According to reports, Moon reiterated his stance that the bill on altering the investigative rights of the police agency and the prosecutors’ office violated fundamental principles of democracy at the meeting.
|Moon Moo-il. Yonhap|
The bill, which has been put on the fast track by the ruling Democratic Party of Korea and three minor opposition parties, would enable police to close an investigation without approval from the prosecutors’ office. At present, the prosecutors’ office has command over police in investigations.
At Tuesday’s meeting, Moon is also reported to have raised concerns over possibility of police abusing its authority should it be allowed to close cases on its own accord.
“I think that the people’s basic rights can only be fully protected when judicial regulation of investigations (is guaranteed) and when the beginning and the end of investigations are clearly defined,” Moon told reporters ahead of the meeting.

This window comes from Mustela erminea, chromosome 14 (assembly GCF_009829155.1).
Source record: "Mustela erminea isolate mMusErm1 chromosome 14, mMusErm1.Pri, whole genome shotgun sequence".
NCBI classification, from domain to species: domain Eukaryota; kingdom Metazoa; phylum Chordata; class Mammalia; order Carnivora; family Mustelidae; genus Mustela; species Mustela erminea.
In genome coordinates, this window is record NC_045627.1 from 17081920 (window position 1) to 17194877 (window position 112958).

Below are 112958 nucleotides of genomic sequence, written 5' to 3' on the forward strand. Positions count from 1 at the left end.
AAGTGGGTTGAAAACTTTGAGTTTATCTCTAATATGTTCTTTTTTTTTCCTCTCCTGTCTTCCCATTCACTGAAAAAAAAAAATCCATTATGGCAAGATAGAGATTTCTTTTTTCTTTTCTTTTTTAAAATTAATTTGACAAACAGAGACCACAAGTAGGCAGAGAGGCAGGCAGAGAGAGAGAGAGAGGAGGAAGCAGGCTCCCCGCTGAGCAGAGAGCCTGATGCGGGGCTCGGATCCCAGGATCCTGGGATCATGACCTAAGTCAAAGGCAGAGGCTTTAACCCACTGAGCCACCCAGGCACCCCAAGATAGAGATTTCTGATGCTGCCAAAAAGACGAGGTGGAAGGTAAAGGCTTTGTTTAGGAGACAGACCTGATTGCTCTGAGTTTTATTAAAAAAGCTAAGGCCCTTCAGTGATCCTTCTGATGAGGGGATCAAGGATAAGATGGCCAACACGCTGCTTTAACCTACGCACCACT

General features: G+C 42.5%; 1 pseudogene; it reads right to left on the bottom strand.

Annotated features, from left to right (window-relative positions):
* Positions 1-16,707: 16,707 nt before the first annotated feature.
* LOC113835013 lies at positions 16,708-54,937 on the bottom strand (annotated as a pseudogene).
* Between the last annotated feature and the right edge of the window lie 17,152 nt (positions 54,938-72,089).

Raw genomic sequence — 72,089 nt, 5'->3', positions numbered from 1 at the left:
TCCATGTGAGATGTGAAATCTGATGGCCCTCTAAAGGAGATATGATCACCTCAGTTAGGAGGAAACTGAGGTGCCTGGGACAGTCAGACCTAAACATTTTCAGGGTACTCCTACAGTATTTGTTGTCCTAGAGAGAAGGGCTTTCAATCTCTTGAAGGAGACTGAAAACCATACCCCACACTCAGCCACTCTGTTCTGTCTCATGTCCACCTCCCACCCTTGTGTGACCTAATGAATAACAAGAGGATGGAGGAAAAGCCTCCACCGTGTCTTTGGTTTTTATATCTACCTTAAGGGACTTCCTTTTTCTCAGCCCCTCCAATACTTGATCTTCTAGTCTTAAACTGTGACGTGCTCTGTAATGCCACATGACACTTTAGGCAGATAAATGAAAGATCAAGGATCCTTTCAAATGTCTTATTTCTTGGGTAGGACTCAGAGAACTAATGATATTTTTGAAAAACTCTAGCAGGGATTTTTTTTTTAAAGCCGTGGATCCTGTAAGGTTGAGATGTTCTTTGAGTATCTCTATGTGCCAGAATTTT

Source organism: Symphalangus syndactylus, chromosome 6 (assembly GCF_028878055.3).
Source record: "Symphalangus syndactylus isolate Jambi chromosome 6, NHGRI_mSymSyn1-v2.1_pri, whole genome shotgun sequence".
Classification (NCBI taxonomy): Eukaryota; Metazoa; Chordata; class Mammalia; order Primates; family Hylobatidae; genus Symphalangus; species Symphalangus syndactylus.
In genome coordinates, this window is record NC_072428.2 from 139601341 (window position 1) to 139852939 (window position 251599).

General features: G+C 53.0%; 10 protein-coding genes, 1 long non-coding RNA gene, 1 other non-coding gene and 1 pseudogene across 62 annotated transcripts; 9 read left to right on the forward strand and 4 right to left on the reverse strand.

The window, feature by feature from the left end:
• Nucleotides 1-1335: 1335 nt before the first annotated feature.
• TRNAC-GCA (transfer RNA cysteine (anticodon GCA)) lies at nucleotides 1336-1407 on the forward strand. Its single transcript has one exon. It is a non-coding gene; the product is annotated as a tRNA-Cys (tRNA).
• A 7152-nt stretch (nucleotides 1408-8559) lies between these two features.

Moon has made it clear he believes that a state organ with the power to open investigations should not be given the authority to close them. On May 1, Moon publicly opposed the proposed changes, saying the concerned bill goes against “principles of democracy” in that it would give police unchecked power.
However, it is unclear whether the prosecution will take the position that related clauses should be removed or that measures enabling a police agency decision to close a case can be overturned should be added to the bill.
According to reports, Moon plans to hold more meetings with senior prosecutors to determine the official position the Supreme Prosecutors’ Office will take on the matter.
By Choi He-suk (firstname.lastname@example.org)